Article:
|US9649418||Jan 17, 2012||May 16, 2017||Deka Products Limited Partnership||Pumping cassette|
|US9675744||Oct 26, 2012||Jun 13, 2017||Baxter International Inc.||Method of operating a disposable pumping unit|
|US9675745||Nov 18, 2016||Jun 13, 2017||Baxter International Inc.||Dialysis systems including therapy prescription entries|
|US9677554||Mar 30, 2015||Jun 13, 2017||Deka Products Limited Partnership||Cassette system integrated apparatus|
|US9690905||Aug 28, 2013||Jun 27, 2017||Baxter International Inc.||Dialysis treatment prescription system and method|
|US9697334||Nov 17, 2016||Jul 4, 2017||Baxter International Inc.||Dialysis system having approved therapy prescriptions presented for selection|
|US9700660||Jan 5, 2015||Jul 11, 2017||Deka Products Limited Partnership||Pumping cassette|
|US9724458||May 24, 2012||Aug 8, 2017||Deka Products Limited Partnership||Hemodialysis system|
|US9744283||Mar 6, 2014||Aug 29, 2017||Baxter International Inc.||Automated dialysis system using piston and negative pressure|
|US9759710||Oct 27, 2015||Sep 12, 2017||Fresenius Medical Care Holdings, Inc.||Modular reservoir assembly for a hemodialysis and hemofiltration system|
|US9795729||May 21, 2014||Oct 24, 2017||Baxter International Inc.||Pumping systems for cassette-based dialysis|
|US20020072718 *||Feb 13, 2002||Jun 13, 2002||Brugger James M.||Set for blood processing|
|US20020113016 *||Feb 19, 2002||Aug 22, 2002||Ichiro Takai||Dialyzing system and method of operating the same|
|US20030120170 *||Nov 27, 2002||Jun 26, 2003||Fansan Zhu||Device and method for monitoring and controlling physiologic parameters of a dialysis patient using segmental bioimpedance|
|US20030136181 *||Jan 14, 2003||Jul 24, 2003||Fresenius Medical Care Deutschland Gmbh.||Method and device for detecting a leakage in a fluid system of a blood treatment apparatus|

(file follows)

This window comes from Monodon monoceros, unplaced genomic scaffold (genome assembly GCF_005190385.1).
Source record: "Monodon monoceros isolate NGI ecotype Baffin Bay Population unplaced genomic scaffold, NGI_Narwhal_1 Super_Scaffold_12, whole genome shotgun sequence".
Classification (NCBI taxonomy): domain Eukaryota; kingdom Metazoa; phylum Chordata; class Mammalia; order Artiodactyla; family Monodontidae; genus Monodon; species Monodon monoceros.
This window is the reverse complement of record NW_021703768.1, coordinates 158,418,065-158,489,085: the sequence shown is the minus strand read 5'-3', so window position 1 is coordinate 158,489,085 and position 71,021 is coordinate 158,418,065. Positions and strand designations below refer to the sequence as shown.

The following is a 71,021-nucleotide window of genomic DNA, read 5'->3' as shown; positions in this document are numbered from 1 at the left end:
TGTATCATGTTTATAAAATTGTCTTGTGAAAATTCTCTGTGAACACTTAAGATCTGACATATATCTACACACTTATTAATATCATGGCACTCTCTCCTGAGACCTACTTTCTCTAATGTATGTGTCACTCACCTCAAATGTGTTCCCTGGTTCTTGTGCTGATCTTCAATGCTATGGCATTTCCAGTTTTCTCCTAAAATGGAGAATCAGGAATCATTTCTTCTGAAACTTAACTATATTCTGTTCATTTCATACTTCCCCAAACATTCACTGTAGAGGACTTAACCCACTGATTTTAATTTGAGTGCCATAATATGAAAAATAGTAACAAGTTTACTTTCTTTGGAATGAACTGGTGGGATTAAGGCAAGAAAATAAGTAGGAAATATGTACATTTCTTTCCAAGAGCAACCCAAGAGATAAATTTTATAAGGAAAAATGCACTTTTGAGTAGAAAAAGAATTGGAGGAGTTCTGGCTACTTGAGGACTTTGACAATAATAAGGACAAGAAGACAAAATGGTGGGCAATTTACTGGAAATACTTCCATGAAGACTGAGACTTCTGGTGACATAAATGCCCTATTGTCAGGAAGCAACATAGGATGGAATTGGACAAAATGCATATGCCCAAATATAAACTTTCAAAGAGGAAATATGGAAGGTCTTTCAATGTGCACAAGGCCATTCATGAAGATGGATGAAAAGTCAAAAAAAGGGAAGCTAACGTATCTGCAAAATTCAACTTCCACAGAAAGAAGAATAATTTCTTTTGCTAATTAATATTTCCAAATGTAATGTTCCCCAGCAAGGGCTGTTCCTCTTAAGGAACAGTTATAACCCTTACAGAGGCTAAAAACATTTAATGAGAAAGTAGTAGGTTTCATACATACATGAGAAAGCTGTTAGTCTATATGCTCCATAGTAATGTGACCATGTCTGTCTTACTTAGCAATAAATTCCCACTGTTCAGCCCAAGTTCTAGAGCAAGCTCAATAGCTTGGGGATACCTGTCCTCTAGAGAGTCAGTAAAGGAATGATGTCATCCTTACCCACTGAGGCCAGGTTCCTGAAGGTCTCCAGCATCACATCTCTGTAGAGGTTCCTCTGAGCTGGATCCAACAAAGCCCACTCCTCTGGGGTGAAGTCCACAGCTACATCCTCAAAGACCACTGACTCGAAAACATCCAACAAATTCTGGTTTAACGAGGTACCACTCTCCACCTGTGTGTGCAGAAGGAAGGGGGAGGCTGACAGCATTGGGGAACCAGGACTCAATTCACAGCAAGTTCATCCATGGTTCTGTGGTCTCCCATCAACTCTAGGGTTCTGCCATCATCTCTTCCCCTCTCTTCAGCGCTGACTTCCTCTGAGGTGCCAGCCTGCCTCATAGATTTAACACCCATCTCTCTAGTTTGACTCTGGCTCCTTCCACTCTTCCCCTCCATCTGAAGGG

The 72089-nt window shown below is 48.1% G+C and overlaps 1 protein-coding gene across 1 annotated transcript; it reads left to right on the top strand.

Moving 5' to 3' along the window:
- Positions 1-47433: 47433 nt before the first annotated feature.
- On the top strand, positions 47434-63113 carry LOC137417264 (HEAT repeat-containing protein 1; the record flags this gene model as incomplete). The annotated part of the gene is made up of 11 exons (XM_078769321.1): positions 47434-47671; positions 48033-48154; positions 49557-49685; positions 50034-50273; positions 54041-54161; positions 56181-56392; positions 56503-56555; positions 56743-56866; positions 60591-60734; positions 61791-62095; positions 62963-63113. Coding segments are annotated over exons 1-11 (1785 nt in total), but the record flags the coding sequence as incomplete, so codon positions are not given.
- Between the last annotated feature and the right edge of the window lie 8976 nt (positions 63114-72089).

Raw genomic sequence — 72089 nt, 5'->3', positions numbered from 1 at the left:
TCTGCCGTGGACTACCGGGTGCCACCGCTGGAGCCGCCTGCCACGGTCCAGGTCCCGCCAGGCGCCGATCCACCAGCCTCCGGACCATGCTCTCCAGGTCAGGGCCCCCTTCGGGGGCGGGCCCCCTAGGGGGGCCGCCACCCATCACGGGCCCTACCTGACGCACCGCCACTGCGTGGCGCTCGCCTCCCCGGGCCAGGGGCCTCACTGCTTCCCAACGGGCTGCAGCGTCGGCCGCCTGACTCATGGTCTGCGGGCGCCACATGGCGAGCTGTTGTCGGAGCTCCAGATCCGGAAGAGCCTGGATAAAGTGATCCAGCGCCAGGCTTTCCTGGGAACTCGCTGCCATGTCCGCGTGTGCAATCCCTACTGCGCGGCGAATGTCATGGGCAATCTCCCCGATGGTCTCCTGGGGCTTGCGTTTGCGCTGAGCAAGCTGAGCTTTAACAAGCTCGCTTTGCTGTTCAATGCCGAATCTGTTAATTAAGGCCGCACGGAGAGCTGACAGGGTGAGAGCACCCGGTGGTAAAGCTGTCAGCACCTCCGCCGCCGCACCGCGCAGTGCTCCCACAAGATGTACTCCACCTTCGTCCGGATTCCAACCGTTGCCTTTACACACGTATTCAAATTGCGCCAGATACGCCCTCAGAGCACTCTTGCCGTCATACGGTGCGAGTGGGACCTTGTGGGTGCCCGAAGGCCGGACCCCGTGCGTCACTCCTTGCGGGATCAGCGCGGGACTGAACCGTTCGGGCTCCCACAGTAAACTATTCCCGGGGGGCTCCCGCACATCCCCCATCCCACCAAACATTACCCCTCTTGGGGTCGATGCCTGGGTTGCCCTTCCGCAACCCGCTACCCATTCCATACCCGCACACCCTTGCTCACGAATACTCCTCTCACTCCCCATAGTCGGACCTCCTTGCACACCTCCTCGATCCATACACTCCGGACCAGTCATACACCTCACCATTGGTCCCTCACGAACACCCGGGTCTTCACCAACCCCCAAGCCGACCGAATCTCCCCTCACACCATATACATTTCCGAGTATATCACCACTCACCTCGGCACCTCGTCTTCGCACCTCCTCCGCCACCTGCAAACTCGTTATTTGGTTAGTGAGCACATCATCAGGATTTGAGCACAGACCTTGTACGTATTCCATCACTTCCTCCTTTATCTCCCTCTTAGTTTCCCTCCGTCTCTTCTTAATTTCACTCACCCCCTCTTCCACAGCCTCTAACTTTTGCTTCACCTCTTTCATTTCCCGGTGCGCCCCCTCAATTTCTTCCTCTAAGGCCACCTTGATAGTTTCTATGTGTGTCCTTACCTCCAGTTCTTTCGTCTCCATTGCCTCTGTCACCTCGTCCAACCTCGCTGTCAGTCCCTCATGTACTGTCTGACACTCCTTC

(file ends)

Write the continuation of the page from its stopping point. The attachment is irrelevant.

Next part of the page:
|US20030217976 *||May 24, 2002||Nov 27, 2003||Bowman Joseph H.||Vented medical fluid tip protector|
|US20040019438 *||Jul 29, 2002||Jan 29, 2004||Padgett William Brandon||System and a method for detecting fiber damage in a dialyzer|
|US20040040620 *||Aug 21, 2003||Mar 4, 2004||Helge Brauer||Device for carrying fluids for a medical treatment device|
|US20040242989 *||Mar 25, 2004||Dec 2, 2004||Fansan Zhu||Device and method for performing electrical impedance tomography|
|US20050126998 *||Oct 27, 2004||Jun 16, 2005||Childers Robert W.||Priming, integrity and head height methods and apparatuses for medical fluid systems|
|US20050173344 *||Mar 11, 2005||Aug 11, 2005||Bowman Joseph H.Jr.||Medical system including vented tip protector|
|US20060173395 *||Mar 9, 2006||Aug 3, 2006||Brugger James M||Set for blood processing|
|US20090151470 *||Jul 1, 2005||Jun 18, 2009||Gambro Lundia Ab||Apparatus and Process for Testing Filters|
|US20100010423 *||Jul 9, 2008||Jan 14, 2010||Baxter International Inc.||Dialysis system having filtering method for determining therapy prescriptions|
|US20100010424 *||Jul 9, 2008||Jan 14, 2010||Baxter International Inc.||Dialysis system having regimen generation methodology|
|US20100010427 *||Jul 9, 2008||Jan 14, 2010||Baxter International Inc.||Dialysis system having trending and alert generation|